Insecticide important for many crops

February 27, 2015

From: Wisconsin State Farmer

By Jan Shepel


Concern about seed treatments like neonicotinoids and their possible damage to pollinators — especially bees — is a subject farmers should be aware of.

Tom Kroll, seed treatment product manager for Nufarm Americas, Inc., spoke to farmers at the recent Corn/Soy Expo in Wisconsin Dells and mentioned that the concern about seed treatments and their possible impact on bees was largely based on laboratory data.


Kroll said studies in the field in Europe have found that CCD “has nothing to do with the insecticide” and is more about the varroa mite, a parasite of honey bees.

Read Complete Article

2 Comments Leave a Comment

  • 1. Pete  |  February 27, 2015 at 6:01 pm

    The science is clear, Neonicotinoids are destroying bee colonies at field level exposer; trying to blame varroa mites that beekeepers have been controlling for years is absurd!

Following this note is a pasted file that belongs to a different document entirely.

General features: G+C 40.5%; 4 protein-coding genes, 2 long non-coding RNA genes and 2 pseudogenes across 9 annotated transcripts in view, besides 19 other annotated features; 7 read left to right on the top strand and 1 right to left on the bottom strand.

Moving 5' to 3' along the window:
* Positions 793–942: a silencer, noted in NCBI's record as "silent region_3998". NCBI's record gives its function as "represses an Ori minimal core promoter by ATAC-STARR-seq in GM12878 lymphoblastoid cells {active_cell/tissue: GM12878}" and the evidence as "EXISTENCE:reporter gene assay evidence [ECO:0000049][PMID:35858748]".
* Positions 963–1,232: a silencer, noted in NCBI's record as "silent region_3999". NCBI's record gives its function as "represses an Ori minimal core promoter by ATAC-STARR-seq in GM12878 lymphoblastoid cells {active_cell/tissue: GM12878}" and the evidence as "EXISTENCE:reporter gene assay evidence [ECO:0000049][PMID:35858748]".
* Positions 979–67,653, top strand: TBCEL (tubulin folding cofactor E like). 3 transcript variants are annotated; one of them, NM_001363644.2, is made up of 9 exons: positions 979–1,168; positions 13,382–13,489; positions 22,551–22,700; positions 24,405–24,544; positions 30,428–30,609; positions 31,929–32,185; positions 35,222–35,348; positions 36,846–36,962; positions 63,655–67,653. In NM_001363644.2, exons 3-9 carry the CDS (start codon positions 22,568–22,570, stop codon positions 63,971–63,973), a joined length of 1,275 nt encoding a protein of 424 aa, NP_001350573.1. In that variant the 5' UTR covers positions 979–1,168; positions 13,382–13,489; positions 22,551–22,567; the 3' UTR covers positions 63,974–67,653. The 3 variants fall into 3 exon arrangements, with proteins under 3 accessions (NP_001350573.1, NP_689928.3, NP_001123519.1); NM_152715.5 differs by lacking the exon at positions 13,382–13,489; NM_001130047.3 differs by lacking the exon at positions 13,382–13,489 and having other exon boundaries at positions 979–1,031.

• 2. Editor  |  March 2, 2015 at 6:06 pm

    The science clear that it is varroa destructor, not neonicotinoids, which are responsible for bee health decline.

    The following are a few quotes from US, UK and Australian national regulatory and science authorities on the subject,

    “The varroa mite’s full name is Varroa destructor, and it is perhaps the most aptly named parasite ever to enter this country. Varroa destructor is a modern honey bee plague. It has been responsible for the deaths of massive numbers of colonies both within the United States and worldwide.” – USDA/Agricultural Research Service (April 29. 2014)

    “…the introduction of the neonicotinoids has led to an overall reduction in the risks to the agricultural environment from the application of insecticides.” – Australian Pesticides and Veterinary Medicines Authority

    “The Varroa mite is considered the most serious global threat to beekeeping and is without question the most serious threat to the viability of the Australian honey bee industry.” — Australia’s national science agency, CSIRO, March 2014

    “The blood-sucking Varroa is the biggest killer of honey bees world-wide, having developed resistance to beekeepers’ medication. It is particularly destructive in winter as depleted colonies do not have enough bees huddling together to keep warm.” – UK Department for Environment, Food and Rural Affairs (Defra)

Leave a Comment

(not required for anonymous comments)

(optional; will not be published)

Please Answer: *


Submit a Post

Upload Files